Jingo Page 3

'It is our view,' said Slant, turning his chair slightly so that he did not have to look at Vimes, 'that the new land is ours by Eminent Domain, Extra– Territoriality and, most importantly, Acquiris Quodcumque Rapis. I am given to understand that it was one of our fishermen who first set foot on it this time.'

'I hear the Klatchians claim that it was one of their fishermen,' said Vetinari. At the end of the table Vimes's lips were moving. Let's see, Acquiris...' “You get what you grab”?' he said aloud. 'We're not going to take their word for it, are we?' said Slant, pointedly ignoring him. 'Excuse me, my lord, but I don't believe that proud Ankh– Morpork is told what to do by a bunch of thieves with towels on their heads.'

'No, indeed! It's about time Johnny Klatchian was taught a lesson,' said Lord Selachii. 'Remember all that business last year with the cabbages? Ten damn boatloads they wouldn't accept!'

'And everyone knows caterpillars add to the flavour,' said Vimes, more or less to himself. The Patrician shot him a glance, 'That's right!' said Selachii. 'Good honest protein! And you remember all that trouble Captain Jenkins had over that cargo of mutton? They were going to imprison him! In a Klatchian jail!'

'Surely not? Meat is at its best when it's going green,' said Vimes. 'It's not as if it'd taste any different under all that curry,' said Burleigh. 'I was at a dinner in their embassy once, and do you know what they made me eat? It was a sheep's––'

'Excuse me, gentlemen,' said Vimes, standing up. 'There are some urgent matters I must deal with.' He nodded to the Patrician and hurried out of the room. He shut the door behind him and took a breath of fresh air, although right now he'd have happily inhaled deeply in a tannery.

Corporal Littlebottom stood up and looked at him expectantly. She had been sitting next to a box, which cooed peacefully. 'Something's up. Run down to... I mean, send a pigeon down to the Yard,' said Vimes. 'Yes, sir?'

'All leave is cancelled as of now and I want to see every officer, and I mean every officer, at the Yard at, oh, let's say six o'clock.'

'Right, sir. That might mean an extra pigeon unless I can write small enough.' Littlebottom hurried off. Vimes glanced out of the window. There was always a certain amount of activity outside the palace but today there was... not so much a crowd as, just, rather more people than you normally saw, hanging around. As if they were waiting for something. Klatch! Everyone knows it. Old Detritus was right. You could hear the little pebbles bouncing. It's not just a few fishermen having a scrap, it's a hundred years of... well, like two big men trying to fit in one small room, trying to be polite about it, and then one day one of them just has to stretch and pretty soon they're both smashing the furniture. But it couldn't really happen, could it? From what he'd beard, the present Seriph was a competent man who was mostly concerned with pacifying the rowdy edges of his empire. And there were Klatchians living in AnkhMorpork, for heaven's sake! There were Klatchians born in Ankh–Morpork. You saw some lad with a face that'd got camels written all over it, and when he opened his mouth it'd turn out he had an Ankhian accent so thick you could float rocks. Oh, there's all the jokes about funny food and foreigners, but surely... Not very funny jokes, come to think of it. When you hear the bang, there's no time to wonder how long the little fuse has been fizzing. There were raised voices when he went back into the Rats Chamber. 'Because, Lord Selachii; the Patrician was saying, 'these are not the old days. It is no longer considered... nice... to send a warship over there to, as you put it, show Johnny Foreigner the error of his ways. For one thing, we haven't had any warships since the Mary–Jane sank four hundred years ago. And times have changed. These days, the whole world watches. And, my lord, you are no longer allowed to say “What're you lookin' at?” and black their eyes.' He leaned back. 'There's Chimeria, and Khanli, and Ephebe, and Tsort. And Muntab, these days, too. And Omnia. Some of these are powerful nations, gentlemen. Many of them don't like Klatch's current expansionist outlook, but they don't Eke us much, either.'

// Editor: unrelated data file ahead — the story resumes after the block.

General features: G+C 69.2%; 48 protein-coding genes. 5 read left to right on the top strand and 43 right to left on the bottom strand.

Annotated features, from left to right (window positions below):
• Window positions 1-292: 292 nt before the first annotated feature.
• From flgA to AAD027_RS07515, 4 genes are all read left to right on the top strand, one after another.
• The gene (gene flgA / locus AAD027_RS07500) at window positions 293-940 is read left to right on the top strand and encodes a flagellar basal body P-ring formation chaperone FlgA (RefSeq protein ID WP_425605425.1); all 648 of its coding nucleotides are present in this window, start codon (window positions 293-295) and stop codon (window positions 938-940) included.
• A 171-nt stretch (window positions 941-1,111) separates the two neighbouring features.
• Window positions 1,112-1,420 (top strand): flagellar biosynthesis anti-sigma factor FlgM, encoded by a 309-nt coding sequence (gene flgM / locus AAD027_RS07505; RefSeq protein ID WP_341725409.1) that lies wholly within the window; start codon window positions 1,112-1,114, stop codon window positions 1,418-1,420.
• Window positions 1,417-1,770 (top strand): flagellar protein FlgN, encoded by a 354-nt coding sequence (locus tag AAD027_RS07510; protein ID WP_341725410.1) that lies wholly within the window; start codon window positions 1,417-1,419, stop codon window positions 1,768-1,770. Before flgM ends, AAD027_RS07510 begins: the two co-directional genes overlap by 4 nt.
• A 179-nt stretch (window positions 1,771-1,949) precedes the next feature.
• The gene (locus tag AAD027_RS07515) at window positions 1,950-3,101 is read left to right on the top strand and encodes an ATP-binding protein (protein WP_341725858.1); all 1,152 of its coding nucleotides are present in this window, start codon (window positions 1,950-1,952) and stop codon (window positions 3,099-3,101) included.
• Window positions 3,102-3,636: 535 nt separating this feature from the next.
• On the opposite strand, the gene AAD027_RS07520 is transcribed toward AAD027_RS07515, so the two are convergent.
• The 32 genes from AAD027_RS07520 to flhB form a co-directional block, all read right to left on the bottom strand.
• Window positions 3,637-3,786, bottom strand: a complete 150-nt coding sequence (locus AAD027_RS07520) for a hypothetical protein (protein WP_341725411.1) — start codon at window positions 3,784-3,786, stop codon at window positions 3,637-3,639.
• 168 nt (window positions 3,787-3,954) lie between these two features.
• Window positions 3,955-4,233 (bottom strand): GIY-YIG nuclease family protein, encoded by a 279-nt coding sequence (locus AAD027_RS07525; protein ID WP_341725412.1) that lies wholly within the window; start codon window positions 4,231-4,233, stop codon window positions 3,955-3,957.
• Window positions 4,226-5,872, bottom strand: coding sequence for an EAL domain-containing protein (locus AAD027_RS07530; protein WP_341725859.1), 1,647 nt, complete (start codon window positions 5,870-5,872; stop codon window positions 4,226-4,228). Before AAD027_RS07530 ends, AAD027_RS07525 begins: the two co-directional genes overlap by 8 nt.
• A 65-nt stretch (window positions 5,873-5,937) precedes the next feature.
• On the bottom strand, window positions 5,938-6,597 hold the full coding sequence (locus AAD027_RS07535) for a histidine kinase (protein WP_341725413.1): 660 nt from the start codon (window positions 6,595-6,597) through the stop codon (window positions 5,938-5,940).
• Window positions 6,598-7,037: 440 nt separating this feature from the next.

'Whyever not?' said Lord Selachii.

'Well, because during our history those we haven't occupied we've tended to wage war on,' said Lord Vetinari. 'For some reason the slaughter of thousands of people tends to stick in the memory.'

'Oh, history,' said Lord Selachii. 'That's all in the past!'

'A good place for history, agreed,' said the Patrician solemnly. 'I meant: why don't they like us now? Do we owe them money?'

'No. Mostly they owe us money. Which is, of course, a far better reason for their dislike.'

'How about Sto Lat and Pseudopolis and the other cities?' said Lord Downey. 'They don't like us much, either.'

'Why not? I mean t'say, we do share a common heritage,' said Lord Selachii. 'Yes, my lord, but that common heritage largely consists of having had wars with one another,' said the Patrician. 'I can't see much support there. Which is a little unfortunate because we do not, in fact, have an army. I am not, of course, a military man but I believe that one of those is generally considered vital to the successful prosecution of a war.' .He looked along the table. 'The fact is“ he went on, 'that Ankh–Morpork has been violently against a standing army.'

'We all know why people don't trust an army,' said Lord Downey. 'A lot of armed men, standing around with nothing to do... they start to get ideas . . Vimes saw the heads turn towards him. 'My word,' he said, with glassy brightness, 'can this be a reference to ”Old Stoneface" Vimes, who led the city's militia in a revolt against the rule of a tyrannical monarch in an effort to bring some sort of freedom and justice to the place? I do believe it is! And was he Commander of the Watch at the time? Good heavens, yes, as a matter of fact he was! Was he hanged and dismembered and buried in five graves? And is he a distant ancestor of the current Commander? My word, the coincidences just pile up, don't they?' His voice went from manic cheerfulness to a growl. 'Right! That's got that over with. Now – has anyone got any point they wish to make?' There was a general shifting of position and a group clearing of throats. 'What about mercenaries?' said Boggis. 'The problem with mercenaries'